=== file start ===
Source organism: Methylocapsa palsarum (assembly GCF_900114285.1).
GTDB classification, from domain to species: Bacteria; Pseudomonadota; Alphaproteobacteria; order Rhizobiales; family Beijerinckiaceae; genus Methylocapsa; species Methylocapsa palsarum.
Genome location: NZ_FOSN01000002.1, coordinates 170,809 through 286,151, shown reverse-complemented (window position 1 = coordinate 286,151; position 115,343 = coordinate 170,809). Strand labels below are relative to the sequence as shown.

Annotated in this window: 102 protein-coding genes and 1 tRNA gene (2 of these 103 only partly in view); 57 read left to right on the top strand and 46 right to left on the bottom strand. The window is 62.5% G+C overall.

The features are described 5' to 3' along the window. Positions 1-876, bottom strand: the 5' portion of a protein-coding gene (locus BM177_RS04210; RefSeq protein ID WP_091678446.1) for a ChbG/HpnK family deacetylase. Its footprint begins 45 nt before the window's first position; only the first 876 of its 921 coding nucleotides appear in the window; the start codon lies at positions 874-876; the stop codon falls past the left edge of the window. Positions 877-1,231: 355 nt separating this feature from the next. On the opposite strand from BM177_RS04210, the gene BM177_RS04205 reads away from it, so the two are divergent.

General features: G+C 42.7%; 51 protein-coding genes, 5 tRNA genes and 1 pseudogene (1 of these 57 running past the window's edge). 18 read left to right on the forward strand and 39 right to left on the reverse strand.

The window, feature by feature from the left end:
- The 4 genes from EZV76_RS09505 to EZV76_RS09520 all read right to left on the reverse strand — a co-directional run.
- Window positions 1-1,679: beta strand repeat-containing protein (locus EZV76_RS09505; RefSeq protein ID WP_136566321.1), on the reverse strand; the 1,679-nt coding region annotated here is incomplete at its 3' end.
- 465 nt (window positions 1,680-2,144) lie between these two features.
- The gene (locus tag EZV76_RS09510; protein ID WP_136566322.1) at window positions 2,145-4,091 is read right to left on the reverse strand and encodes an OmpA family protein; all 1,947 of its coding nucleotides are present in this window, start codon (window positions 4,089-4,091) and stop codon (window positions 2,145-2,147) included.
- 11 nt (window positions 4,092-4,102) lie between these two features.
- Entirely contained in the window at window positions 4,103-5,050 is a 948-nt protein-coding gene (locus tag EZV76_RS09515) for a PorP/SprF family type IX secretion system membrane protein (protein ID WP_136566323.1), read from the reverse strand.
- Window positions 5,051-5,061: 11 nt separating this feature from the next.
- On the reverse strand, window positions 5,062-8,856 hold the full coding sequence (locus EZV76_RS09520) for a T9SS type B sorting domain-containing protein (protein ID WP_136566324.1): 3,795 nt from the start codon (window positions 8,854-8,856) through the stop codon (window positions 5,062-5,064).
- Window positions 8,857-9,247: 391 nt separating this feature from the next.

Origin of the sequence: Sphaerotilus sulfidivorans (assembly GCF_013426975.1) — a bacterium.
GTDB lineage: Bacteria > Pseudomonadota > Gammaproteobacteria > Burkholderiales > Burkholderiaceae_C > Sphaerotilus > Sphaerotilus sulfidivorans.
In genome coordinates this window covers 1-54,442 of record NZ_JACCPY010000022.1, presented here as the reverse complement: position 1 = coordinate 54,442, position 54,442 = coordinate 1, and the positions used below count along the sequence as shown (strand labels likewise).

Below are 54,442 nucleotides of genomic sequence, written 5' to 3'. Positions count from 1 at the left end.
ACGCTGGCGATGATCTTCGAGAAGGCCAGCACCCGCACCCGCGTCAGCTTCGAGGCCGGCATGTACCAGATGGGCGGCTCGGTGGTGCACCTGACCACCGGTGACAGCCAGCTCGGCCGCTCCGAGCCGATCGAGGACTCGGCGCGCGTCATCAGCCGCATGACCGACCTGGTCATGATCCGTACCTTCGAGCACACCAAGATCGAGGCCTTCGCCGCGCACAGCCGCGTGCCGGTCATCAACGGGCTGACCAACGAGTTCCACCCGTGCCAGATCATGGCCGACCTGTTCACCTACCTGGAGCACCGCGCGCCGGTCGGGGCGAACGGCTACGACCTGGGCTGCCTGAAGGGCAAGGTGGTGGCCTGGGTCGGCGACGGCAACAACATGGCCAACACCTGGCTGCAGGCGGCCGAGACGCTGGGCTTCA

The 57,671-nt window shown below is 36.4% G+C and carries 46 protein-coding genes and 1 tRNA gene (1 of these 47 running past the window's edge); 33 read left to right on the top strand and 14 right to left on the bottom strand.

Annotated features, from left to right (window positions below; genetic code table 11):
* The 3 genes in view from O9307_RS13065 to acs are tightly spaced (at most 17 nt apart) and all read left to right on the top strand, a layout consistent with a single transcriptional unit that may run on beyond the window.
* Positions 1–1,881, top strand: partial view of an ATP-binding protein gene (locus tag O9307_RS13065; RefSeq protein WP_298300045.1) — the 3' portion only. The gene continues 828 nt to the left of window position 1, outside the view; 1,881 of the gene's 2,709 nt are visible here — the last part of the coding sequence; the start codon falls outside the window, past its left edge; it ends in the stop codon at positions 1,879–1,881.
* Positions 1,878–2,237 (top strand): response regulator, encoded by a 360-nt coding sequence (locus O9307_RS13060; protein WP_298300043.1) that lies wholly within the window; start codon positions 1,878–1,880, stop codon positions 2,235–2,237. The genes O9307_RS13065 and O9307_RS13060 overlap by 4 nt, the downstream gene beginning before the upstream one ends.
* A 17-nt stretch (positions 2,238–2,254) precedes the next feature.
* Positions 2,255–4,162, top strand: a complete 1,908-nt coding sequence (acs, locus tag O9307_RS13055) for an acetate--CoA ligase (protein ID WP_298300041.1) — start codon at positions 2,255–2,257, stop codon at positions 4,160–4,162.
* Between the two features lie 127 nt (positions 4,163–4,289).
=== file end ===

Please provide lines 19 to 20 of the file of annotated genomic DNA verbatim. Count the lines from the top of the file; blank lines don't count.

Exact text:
In genome coordinates this window covers 1-54,442 of record NZ_JACCPY010000022.1, presented here as the reverse complement: position 1 = coordinate 54,442, position 54,442 = coordinate 1, and the positions used below count along the sequence as shown (strand labels likewise).

Below are 54,442 nucleotides of genomic sequence, written 5' to 3'. Positions count from 1 at the left end.